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The Raspberry Pi Foundation has now sold more than 10 million units of its Raspberry Pi mini computer.
For the uninitiated, the Raspberry Pi is a credit card-sized contraption designed as an easy point of entry for budding programmers and tinkerers, and it has come a long way since its inception way back in 2012.
Earlier this year, a third-generation Raspberry Pi went to market. Priced at $35, the aptly named Raspberry Pi 3 boasted many of the same features as its predecessors, such as HDMI, ethernet, and 4 USB ports. However, the latest version ramped things up a notch with support for wireless and Bluetooth 4.0, while it also shipped with a faster 1.2GHz, 64-bit, quad-core ARMv8 processor.
Throw into the mix support for Windows 10, and what it effectively offers is a very handy piece of equipment capable of so much more than the earlier versions of the device.
“When we started Raspberry Pi, we had a simple goal — to increase the number of people applying to study Computer Science at Cambridge,” explained Raspberry Pi creator Eben Upton, in a blog post. “By putting cheap, programmable computers in the hands of the right young people, we hoped that we might revive some of the sense of excitement about computing that we had back in the 1980s with our Sinclair Spectrums, BBC Micros and Commodore 64s.”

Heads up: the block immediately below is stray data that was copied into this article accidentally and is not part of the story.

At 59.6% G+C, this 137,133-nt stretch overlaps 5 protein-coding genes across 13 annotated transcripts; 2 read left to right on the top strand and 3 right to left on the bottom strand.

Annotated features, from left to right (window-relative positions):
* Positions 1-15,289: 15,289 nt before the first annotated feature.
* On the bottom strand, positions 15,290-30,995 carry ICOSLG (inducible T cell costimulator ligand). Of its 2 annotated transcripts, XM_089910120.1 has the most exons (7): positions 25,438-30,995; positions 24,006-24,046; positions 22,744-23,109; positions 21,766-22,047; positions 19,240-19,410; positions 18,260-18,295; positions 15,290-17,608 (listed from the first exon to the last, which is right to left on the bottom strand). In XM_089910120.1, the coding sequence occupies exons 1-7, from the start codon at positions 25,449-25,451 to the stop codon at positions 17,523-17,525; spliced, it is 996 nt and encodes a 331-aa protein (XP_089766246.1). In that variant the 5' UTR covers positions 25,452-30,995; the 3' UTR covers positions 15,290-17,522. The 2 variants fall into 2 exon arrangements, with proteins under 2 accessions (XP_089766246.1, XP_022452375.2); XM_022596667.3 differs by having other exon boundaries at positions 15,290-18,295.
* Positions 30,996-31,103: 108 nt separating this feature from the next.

“At the time, we thought our lifetime volumes might amount to ten thousand units – if we were lucky. There was no expectation that adults would use Raspberry Pi, no expectation of commercial success, and certainly no expectation that four years later we would be manufacturing tens of thousands of units a day in the U.K., and exporting Raspberry Pi all over the world.”
To mark this milestone moment, the Raspberry Pi Foundation has now introduced the Raspberry Pi Starter Kit, the first time the company has sought to ship a complete package full of useful accessories beyond the basic computer. Inside the kit, which costs £99 ($130) plus tax, you’ll find a Raspberry Pi 3 Model B, 8GB NOOBS SD card, a carry case, power supply, HDMI cable, optical mouse, keyboard, and a book.
The kit is only available to buy online in the U.K. for now, though it will be arriving globally “over the next few weeks,” the company said.
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